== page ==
Japan's golf industry hoping to cash in on Hideki Matsuyama's win at Masters
Japan's golf industry is hopeful that Hideki Matsuyama's triumph at the Masters in Augusta, Georgia, on April 11 could unleash a resurgence in the local popularity of the sport.
Matsuyama is the first Japanese man to win a professional golf major tournament.
Sumitomo Rubber Industries Ltd., which makes the Srixon golf clubs and balls that Matsuyama uses, hopes that the Masters win would boost sales of the Srixon brand in the US.
The golf equipment manufacturer has been creating products based on specifications by Matsuyama for clubs. It is also using new materials still under development in Japan and asking golfers to test them out.
Japan's golf-related market has been on a downward trend, totaling slightly over 1.3 trillion yen in 2018, half the figure in 1996.
The number of Japanese golfers dropped from its 1991 peak of 17.84 million to 8.9 million in 2016.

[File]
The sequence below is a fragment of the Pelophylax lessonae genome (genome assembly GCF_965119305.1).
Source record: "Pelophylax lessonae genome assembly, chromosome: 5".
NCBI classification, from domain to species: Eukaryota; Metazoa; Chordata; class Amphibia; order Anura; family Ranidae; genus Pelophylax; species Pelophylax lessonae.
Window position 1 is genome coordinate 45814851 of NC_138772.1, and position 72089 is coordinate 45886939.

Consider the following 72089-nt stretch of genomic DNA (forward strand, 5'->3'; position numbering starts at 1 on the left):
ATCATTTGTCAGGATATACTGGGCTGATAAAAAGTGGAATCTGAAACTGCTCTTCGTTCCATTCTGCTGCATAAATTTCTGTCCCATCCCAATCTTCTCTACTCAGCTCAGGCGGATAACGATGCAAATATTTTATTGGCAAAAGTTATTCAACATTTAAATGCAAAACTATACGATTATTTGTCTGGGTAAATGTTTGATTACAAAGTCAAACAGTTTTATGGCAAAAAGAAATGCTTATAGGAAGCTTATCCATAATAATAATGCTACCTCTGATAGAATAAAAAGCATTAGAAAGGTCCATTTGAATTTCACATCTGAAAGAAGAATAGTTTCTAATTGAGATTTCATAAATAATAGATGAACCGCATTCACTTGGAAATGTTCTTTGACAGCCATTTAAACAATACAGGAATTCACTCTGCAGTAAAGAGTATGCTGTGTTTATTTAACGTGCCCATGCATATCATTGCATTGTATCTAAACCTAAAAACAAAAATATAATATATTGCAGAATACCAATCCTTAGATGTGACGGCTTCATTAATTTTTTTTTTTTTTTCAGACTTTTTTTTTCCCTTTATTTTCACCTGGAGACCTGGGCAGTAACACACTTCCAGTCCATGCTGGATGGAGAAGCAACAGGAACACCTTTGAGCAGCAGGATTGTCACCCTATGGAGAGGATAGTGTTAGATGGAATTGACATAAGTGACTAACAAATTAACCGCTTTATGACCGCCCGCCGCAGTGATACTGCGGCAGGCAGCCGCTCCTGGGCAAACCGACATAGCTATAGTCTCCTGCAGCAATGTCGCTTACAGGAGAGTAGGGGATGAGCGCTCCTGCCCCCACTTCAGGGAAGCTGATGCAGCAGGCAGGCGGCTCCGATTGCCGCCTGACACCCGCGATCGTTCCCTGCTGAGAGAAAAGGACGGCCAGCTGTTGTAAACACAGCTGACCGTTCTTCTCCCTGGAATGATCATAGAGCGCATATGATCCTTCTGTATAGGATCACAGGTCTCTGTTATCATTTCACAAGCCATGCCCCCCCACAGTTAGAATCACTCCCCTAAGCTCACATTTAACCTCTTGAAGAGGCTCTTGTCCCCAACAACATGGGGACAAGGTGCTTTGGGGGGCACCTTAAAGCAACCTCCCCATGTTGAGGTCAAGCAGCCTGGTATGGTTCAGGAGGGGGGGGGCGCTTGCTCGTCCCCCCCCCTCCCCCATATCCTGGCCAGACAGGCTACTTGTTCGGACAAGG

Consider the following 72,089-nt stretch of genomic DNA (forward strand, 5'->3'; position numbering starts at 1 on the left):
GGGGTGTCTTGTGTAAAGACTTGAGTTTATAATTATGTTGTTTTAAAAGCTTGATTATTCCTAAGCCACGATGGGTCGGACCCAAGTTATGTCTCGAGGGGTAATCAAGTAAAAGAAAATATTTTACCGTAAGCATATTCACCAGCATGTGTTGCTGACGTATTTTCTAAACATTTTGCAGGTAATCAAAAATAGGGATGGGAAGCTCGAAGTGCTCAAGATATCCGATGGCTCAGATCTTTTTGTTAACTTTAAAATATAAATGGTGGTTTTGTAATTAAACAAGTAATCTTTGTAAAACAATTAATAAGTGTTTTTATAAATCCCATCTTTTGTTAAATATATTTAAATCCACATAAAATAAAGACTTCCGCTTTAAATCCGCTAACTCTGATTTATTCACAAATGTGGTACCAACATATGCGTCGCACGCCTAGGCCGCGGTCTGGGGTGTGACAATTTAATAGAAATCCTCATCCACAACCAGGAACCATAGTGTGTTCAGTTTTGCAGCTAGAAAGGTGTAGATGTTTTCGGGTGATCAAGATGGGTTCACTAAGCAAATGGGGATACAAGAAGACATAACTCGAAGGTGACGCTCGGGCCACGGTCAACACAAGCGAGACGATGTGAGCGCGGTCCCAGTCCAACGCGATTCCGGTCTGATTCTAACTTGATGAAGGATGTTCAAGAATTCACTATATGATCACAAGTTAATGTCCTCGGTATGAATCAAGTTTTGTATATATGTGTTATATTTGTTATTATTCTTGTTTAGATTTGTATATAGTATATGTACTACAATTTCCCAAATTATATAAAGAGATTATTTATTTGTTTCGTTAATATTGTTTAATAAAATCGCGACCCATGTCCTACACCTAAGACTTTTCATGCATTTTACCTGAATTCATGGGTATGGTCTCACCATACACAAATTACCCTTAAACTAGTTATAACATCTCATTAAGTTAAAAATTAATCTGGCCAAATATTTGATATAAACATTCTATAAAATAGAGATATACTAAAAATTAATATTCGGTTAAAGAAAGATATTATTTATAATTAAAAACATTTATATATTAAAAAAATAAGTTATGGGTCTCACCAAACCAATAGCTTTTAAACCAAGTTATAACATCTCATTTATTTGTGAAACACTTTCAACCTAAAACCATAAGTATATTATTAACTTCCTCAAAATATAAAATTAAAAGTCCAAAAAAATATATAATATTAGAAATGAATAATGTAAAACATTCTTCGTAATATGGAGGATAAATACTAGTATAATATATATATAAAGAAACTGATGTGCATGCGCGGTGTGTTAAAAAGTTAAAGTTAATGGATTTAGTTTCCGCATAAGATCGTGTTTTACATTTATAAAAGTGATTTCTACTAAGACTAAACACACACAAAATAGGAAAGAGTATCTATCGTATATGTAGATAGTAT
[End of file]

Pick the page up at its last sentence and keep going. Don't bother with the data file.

Meanwhile, the number of its golf courses peaked at 2,460 facilities in 2002, but fell to 2,227 in 2019, according to the Japan Golf Course Management Association.
Yano Research Institute Ltd. expected domestic sales of golf-related products to shrink by 10 percent in 2020 from the previous year.
But news of Matsuyama’s victory triggered a buying spree of golf-related stocks. On April 12, the stock price of Value Golf Inc., a golf course booking operator, surged by 19 percent from the closing price on the last trading day of the previous week.